Lax has one of the most intriguing life stories you’ll likely ever come by. After joining the Hasidic fold, a strict orthodox Jewish community that rejects the majority of secular ideas, at the age of 15, Lax became accustomed to a life spent without television, mainstream books and music, and even restaurants. When she finally left at age 45, Lax would endure a difficult journey that many could never imagine: adapting to modern-day society as an adult. Filled with epiphanies, revelations, and an intriguing exploration of spirituality and sexuality, Lax intimately invites us to follow her fascinating journey of learning, healing, and rediscovering herself and the world around her.
Sontag: Her Life and Work, Benjamin Moser
This award-winning biography chronicles the worldly and complex life of Susan Sontag, a lesbian novelist, activist, and filmmaker. Author Benjamin Moser saw the importance of keeping Sontag’s name at the forefront of queer culture. Sontag left a legacy of writings on art and politics, feminism, and homosexuality in America. She wrote about the Cuban Revolution and the Berlin Wall when it came down; she covered Vietnam under American attack, wartime in Israel, and was on the ground in Sarajevo, Bosnia when it was besieged. The book also explores her various romantic relationships, her struggle with sexuality, and her response to American politics and society.
“If you want to know why our world is the way it is in some major ways—whether [it involves] politics, culture, sexuality, illness, film, dance, painting, literature, or anything at all that influences our world in these much deeper ways—Susan Sontag is a fascinating place to start,” Moser said in a statement. Moser compiled 573 interviews and produced an 832-page snapshot of Sontag’s life and long-lasting impact. He won the 2020 Pulitzer Prize in Biography for his book on Sontag: Her Life and Work.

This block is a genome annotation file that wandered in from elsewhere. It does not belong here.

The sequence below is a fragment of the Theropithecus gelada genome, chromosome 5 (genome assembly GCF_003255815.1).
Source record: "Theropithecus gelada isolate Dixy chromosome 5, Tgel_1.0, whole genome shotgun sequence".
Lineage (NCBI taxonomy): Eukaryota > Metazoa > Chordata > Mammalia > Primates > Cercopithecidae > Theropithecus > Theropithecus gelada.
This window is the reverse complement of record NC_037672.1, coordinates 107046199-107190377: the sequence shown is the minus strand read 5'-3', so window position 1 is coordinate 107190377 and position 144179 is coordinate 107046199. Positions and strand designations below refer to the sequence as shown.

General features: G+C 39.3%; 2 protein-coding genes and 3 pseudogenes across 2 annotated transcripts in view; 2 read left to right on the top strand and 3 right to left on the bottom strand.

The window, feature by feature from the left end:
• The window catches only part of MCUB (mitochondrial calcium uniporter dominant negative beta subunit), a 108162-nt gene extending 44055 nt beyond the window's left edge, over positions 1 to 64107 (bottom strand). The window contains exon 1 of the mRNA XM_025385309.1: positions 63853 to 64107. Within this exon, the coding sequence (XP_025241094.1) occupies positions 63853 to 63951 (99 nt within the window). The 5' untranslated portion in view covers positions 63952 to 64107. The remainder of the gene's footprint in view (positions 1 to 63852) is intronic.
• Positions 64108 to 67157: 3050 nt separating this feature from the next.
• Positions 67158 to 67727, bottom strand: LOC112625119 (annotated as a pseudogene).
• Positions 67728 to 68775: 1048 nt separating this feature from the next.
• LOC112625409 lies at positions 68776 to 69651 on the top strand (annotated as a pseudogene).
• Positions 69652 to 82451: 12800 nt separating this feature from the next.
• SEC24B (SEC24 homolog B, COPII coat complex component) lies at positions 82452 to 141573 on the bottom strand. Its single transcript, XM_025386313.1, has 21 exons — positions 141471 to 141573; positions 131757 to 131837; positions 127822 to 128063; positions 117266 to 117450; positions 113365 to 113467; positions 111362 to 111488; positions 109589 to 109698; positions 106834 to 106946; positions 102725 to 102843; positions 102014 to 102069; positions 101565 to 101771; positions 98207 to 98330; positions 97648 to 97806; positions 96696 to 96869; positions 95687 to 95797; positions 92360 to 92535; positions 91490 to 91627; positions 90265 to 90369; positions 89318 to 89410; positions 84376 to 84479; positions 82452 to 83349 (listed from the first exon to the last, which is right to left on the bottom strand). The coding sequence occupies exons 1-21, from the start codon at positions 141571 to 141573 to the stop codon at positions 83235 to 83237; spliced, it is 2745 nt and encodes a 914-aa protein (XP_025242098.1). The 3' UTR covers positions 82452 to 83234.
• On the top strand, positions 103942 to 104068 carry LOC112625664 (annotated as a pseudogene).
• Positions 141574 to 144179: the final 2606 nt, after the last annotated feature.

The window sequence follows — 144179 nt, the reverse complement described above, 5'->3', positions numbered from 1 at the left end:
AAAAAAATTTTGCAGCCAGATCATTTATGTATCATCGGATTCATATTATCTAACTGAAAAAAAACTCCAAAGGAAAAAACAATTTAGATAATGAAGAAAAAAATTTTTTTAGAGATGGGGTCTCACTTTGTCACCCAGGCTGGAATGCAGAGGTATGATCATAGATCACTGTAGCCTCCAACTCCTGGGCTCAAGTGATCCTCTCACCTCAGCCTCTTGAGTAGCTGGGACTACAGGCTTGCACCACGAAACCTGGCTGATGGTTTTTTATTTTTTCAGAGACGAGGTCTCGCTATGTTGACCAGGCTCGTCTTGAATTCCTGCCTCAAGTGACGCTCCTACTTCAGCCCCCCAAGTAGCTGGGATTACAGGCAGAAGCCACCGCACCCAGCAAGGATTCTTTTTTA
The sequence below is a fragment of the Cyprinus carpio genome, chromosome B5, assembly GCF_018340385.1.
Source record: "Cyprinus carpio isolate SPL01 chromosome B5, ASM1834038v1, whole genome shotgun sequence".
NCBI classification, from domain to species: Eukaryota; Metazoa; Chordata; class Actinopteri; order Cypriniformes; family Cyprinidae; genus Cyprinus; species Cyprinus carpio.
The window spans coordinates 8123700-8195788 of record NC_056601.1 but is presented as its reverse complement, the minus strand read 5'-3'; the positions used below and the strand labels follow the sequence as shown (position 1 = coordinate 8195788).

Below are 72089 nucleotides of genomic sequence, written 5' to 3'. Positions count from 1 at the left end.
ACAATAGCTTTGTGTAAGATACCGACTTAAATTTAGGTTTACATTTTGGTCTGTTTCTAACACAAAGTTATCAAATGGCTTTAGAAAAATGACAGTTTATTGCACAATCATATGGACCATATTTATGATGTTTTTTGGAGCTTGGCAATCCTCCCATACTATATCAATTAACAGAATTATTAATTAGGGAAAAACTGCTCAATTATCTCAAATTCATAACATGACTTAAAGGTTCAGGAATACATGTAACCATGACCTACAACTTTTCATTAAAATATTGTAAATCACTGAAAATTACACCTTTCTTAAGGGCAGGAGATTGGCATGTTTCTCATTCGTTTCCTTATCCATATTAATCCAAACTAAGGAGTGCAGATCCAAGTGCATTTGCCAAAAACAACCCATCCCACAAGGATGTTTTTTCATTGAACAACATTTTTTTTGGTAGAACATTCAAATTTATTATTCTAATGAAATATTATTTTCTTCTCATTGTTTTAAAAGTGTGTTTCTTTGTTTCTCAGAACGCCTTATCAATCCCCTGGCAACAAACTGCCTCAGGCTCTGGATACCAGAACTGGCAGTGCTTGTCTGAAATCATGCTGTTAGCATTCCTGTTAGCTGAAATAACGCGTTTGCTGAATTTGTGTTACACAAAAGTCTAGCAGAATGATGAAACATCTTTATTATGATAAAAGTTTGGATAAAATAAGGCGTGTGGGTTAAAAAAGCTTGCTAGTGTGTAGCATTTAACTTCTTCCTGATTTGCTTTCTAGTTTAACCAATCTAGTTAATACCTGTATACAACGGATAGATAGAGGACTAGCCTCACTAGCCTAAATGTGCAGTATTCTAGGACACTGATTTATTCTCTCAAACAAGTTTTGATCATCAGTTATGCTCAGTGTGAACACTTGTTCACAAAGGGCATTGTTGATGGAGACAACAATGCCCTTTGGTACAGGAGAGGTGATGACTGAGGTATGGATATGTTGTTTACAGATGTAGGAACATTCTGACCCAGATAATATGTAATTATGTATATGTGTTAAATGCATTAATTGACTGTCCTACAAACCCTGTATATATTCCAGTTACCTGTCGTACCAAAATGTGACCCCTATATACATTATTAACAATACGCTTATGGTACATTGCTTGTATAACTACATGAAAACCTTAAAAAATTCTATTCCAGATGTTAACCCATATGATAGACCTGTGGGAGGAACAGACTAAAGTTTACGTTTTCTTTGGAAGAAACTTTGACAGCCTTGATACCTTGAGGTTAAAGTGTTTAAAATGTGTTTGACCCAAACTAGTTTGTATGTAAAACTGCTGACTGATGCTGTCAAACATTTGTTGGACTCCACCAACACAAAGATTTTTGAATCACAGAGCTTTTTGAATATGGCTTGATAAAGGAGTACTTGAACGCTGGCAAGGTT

The Last Alias, Ste7en Foster
Who are we? The Last Alias dissects that question and more. This heartbreaking and inspiring memoir chronicles Ste7en Foster’s “straight” life and his experience discovering his authentic self. Each chapter is written from the perspective of a new, distinct persona and explores 23 versions of Ste7en, including “The Father,” “The Ad Man,” “The Survivor,” “The Fool,” “The Freak of Nature,” and “The Sexual Carnivore.”
Throughout the text, he examines painful life moments that involve mental health, family disputes, and gay identity. The Last Alias may seem like it’s only about a man with many lives, but it’s about us all.
Night Is This Anyway, Robin Reagler
Night Is This Anyway is a collection of poetry that explores the love, desire, and pain of the LGBTQ+ experience in the deep South. In three acts, Robin Reagler creates an abstract image of lesbian love and self-discovery.
The book opens with an epigraph from the book Tender Buttons by lesbian novelist and poet Gertrude Stein: “In the morning there is meaning, in the evening there is feeling.” Starting with poems on Reagler’s difficult experience of coming out, the book shifts toward the more joyous and harmonious parts of being in love. One of the poems, titled “Queer Theory,” is about two lesbian lovers being sought after by Godzilla, a metaphor for an era when LGBTQ+ people were scrutinized and under attack.